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Illinois state capitolState bankruptcies have recently become an open question as the coronavirus pandemic shreds many states’ finances. But before that, the issue emerged in 2017 when the U.S. territory of Puerto Rico filed for bankruptcy. And even prior to that analysts were studying the deteriorating condition of state finances. No state has ever declared bankruptcy, though. And, with the exception of Arkansas in 1933, it has been nearly 150 years since any state defaulted on debt. There is no roadmap for what happens when a state goes bankrupt. We review how we got to this point, bankruptcy issues and possible ways forward.

What’s Going On?

As state and local governments have shut down businesses to prevent the spread of COVID-19, they have also ended much of the consumer activity that drives the U.S. economy. What spending remains has become more focused in online shopping – where businesses have never been great about paying sales taxes – and necessities like food and pharmaceuticals, which many states exempt from sales taxes. The result is that the sales tax revenue that states depend on has fallen off a cliff.

Meanwhile, massive unemployment has swept the nation, sucking away income taxes from the states that have one.

This one-two punch has left many states without the money they need to pay their bills and maintain basic services. While details are still coming in, many states report that they expect their tax revenues to decline by anywhere from 6% to 35% over the next year. This is a collapse worse than the Great Recession of 2008, which saw an average decline of 12.5% across all state budgets.

This comes at a time when populations need state spending more than ever. During a crisis, many of the first-response services in American life operate at the state level. State governments have funded a substantial portion of the U.S. coronavirus response, from healthcare facilities to emergency workers. They also fund many of the unemployment and social service systems that people rely on during an economic crisis, including a portion of all unemployment benefits paid to jobless workers.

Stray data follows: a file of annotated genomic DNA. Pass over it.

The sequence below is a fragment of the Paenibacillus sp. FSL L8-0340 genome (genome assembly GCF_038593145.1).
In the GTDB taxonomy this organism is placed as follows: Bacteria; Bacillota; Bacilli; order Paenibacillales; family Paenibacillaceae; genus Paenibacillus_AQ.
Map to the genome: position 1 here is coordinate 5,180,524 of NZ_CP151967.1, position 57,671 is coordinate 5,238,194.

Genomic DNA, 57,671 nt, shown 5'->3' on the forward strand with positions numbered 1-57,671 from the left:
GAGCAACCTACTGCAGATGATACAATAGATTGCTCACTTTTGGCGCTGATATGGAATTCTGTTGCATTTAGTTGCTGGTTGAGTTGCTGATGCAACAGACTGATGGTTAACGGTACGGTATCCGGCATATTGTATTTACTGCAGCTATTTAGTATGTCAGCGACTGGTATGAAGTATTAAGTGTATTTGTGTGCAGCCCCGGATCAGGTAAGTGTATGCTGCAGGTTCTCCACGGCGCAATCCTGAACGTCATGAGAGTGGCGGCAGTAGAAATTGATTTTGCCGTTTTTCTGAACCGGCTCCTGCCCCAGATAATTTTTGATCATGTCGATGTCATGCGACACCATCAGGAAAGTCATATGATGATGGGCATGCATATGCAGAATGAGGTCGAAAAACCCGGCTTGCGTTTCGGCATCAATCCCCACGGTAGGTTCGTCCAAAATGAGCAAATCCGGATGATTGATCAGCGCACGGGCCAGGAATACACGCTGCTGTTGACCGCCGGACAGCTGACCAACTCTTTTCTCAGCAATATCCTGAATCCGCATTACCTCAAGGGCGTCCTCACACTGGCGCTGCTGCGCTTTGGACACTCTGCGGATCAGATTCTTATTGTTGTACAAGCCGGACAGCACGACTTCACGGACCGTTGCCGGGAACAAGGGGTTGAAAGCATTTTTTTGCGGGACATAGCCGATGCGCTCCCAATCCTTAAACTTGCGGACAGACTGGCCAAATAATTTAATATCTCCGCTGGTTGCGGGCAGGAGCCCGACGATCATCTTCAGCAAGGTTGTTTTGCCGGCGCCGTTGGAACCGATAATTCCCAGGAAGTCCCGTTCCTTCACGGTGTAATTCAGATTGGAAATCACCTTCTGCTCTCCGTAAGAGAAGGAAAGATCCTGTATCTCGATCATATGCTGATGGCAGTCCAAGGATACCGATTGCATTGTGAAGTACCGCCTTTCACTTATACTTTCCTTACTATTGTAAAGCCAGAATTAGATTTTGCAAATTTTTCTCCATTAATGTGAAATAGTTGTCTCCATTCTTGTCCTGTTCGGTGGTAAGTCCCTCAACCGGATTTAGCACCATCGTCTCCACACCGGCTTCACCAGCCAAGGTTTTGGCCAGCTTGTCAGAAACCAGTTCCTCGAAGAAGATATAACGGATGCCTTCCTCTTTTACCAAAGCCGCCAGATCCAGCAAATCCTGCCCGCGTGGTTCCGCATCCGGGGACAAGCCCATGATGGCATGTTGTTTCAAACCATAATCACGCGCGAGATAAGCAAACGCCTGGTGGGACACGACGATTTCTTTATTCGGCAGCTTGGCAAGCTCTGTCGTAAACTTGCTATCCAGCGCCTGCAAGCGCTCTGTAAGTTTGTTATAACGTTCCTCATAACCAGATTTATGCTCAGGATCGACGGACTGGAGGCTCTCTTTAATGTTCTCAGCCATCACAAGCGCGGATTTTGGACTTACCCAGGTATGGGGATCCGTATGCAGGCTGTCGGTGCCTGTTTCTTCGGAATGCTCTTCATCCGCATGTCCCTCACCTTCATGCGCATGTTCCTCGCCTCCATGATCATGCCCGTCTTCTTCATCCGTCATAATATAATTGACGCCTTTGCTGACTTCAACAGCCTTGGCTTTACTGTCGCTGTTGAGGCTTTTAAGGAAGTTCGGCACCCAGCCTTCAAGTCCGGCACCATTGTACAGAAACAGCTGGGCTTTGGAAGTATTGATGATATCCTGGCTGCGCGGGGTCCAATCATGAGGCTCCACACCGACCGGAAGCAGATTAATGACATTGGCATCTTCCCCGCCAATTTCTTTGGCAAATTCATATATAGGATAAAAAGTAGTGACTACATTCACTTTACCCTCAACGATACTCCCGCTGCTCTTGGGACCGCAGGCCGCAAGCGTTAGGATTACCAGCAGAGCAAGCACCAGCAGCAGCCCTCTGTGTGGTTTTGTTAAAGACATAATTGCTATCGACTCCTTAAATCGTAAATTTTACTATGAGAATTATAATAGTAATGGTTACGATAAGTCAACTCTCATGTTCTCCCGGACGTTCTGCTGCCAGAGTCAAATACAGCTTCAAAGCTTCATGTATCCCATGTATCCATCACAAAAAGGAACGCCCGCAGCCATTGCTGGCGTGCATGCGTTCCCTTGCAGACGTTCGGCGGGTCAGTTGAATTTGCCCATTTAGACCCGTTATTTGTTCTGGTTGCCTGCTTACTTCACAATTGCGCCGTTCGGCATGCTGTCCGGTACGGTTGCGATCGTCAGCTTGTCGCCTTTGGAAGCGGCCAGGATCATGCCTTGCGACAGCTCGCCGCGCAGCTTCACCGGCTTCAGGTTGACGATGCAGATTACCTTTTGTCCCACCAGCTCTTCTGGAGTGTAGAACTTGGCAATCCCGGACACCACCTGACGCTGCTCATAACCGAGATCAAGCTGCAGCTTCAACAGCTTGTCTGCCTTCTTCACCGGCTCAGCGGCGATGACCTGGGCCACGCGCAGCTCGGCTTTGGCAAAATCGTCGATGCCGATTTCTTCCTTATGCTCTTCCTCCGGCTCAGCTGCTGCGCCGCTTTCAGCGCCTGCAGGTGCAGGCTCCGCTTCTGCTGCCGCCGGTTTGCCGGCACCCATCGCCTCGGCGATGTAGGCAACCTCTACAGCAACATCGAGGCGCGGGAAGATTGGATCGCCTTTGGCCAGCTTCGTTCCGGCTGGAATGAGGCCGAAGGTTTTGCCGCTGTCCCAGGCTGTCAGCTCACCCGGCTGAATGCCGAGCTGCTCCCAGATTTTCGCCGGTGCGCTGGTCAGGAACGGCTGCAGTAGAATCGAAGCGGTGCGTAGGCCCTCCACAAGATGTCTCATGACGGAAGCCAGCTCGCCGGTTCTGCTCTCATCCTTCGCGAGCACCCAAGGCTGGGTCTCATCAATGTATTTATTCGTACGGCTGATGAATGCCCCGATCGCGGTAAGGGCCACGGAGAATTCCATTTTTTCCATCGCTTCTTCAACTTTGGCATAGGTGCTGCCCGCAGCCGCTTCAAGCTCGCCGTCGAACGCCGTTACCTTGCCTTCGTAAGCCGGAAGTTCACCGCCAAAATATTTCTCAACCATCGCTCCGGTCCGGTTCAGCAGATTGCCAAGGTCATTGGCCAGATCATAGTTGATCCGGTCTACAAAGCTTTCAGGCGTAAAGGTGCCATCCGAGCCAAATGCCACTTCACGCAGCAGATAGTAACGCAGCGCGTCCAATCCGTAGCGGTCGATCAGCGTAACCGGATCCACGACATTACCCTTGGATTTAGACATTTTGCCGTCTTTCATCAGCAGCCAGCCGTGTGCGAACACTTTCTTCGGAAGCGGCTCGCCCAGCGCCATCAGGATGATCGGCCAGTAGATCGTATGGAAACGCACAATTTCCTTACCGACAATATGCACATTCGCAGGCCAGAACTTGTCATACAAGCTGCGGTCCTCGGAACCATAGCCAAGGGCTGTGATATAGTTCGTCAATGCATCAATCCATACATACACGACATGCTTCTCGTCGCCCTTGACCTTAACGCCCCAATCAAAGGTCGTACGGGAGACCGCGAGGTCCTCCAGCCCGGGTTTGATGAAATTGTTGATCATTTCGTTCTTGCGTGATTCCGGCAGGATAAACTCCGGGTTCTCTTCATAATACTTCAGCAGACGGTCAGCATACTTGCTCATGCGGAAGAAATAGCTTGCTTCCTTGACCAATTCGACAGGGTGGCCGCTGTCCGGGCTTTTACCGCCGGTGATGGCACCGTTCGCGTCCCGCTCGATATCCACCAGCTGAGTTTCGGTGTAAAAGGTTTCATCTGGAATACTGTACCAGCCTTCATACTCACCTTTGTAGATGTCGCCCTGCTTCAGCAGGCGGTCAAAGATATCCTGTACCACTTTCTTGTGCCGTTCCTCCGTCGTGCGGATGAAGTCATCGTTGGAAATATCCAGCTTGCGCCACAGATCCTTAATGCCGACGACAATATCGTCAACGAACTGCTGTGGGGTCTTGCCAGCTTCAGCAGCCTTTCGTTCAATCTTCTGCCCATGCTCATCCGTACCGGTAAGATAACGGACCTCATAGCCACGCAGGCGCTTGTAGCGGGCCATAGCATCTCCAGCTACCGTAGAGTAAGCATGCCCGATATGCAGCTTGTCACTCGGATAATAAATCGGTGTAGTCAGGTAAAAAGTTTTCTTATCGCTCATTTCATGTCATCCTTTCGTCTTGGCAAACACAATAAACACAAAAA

The result is a surge in spending and a collapse in revenue. That’s a deadly combination for any budget, and it raises the specter of a financial crisis for states across the country.

What Is Bankruptcy?

New Jersey state capitol

Bankruptcies are about fresh starts for people and businesses struggling to pay insurmountable debt. At a certain point it’s unproductive to continue squeezing debt payments out of an individual and business. Doing so might cripple a business that could otherwise survive, or ruin a person who’s already struggling with a rock-bottom credit score and trying to rebuild financially. Instead, a bankruptcy court will hold off creditors from taking the applicant’s property, review the finances of the bankrupt party and portion out their assets. The upshot is an individual or business emerging with a fresh start and carrying little, if any, debt.

Bankruptcy is different from default, which is when a debt payment is not made. People and businesses have a legal right to declare bankruptcy in many situations. They almost never have the right to default.

During bankruptcy, courts block creditors of the bankrupt entity from seizing the the debtor’s property. Instead a court reviews an entity’s assets. It might sell off assets that can be liquidated and pay as much debt as practical. The remaining debt is either reorganized into a payable form or wiped away completely. The details of bankruptcy vary by case. Individuals, who usually have low credit scores, and businesses have very different sets of bankruptcy laws, and different sets of laws govern depending on whether a business will end in bankruptcy or whether it will use this process to restructure its debt and carry on.